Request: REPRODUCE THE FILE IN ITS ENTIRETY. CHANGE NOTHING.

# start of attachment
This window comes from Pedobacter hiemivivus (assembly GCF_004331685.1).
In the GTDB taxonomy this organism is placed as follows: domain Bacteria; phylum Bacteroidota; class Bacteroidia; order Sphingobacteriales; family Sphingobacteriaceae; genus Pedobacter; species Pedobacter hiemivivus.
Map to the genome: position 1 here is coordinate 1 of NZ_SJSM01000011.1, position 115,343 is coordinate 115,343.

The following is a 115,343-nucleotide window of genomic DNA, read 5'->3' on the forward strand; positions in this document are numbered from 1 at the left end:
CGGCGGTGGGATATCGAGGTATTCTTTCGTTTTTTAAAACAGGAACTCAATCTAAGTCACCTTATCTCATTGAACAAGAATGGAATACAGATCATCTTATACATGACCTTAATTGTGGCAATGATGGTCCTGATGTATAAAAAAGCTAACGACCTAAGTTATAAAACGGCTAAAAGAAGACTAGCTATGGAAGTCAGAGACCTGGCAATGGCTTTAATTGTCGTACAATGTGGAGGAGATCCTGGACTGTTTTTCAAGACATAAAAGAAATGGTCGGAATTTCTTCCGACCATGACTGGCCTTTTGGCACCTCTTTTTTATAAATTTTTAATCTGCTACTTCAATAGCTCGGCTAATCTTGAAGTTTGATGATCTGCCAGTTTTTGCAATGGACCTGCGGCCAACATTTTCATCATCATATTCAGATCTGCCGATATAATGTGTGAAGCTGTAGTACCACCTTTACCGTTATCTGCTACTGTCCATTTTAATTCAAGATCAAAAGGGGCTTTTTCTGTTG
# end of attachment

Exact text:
This window comes from Pedobacter hiemivivus (assembly GCF_004331685.1).
In the GTDB taxonomy this organism is placed as follows: domain Bacteria; phylum Bacteroidota; class Bacteroidia; order Sphingobacteriales; family Sphingobacteriaceae; genus Pedobacter; species Pedobacter hiemivivus.
Map to the genome: position 1 here is coordinate 1 of NZ_SJSM01000011.1, position 115,343 is coordinate 115,343.

The following is a 115,343-nucleotide window of genomic DNA, read 5'->3' on the forward strand; positions in this document are numbered from 1 at the left end:
CGGCGGTGGGATATCGAGGTATTCTTTCGTTTTTTAAAACAGGAACTCAATCTAAGTCACCTTATCTCATTGAACAAGAATGGAATACAGATCATCTTATACATGACCTTAATTGTGGCAATGATGGTCCTGATGTATAAAAAAGCTAACGACCTAAGTTATAAAACGGCTAAAAGAAGACTAGCTATGGAAGTCAGAGACCTGGCAATGGCTTTAATTGTCGTACAATGTGGAGGAGATCCTGGACTGTTTTTCAAGACATAAAAGAAATGGTCGGAATTTCTTCCGACCATGACTGGCCTTTTGGCACCTCTTTTTTATAAATTTTTAATCTGCTACTTCAATAGCTCGGCTAATCTTGAAGTTTGATGATCTGCCAGTTTTTGCAATGGACCTGCGGCCAACATTTTCATCATCATATTCAGATCTGCCGATATAATGTGTGAAGCTGTAGTACCACCTTTACCGTTATCTGCTACTGTCCATTTTAATTCAAGATCAAAAGGGGCTTTTTCTGTTG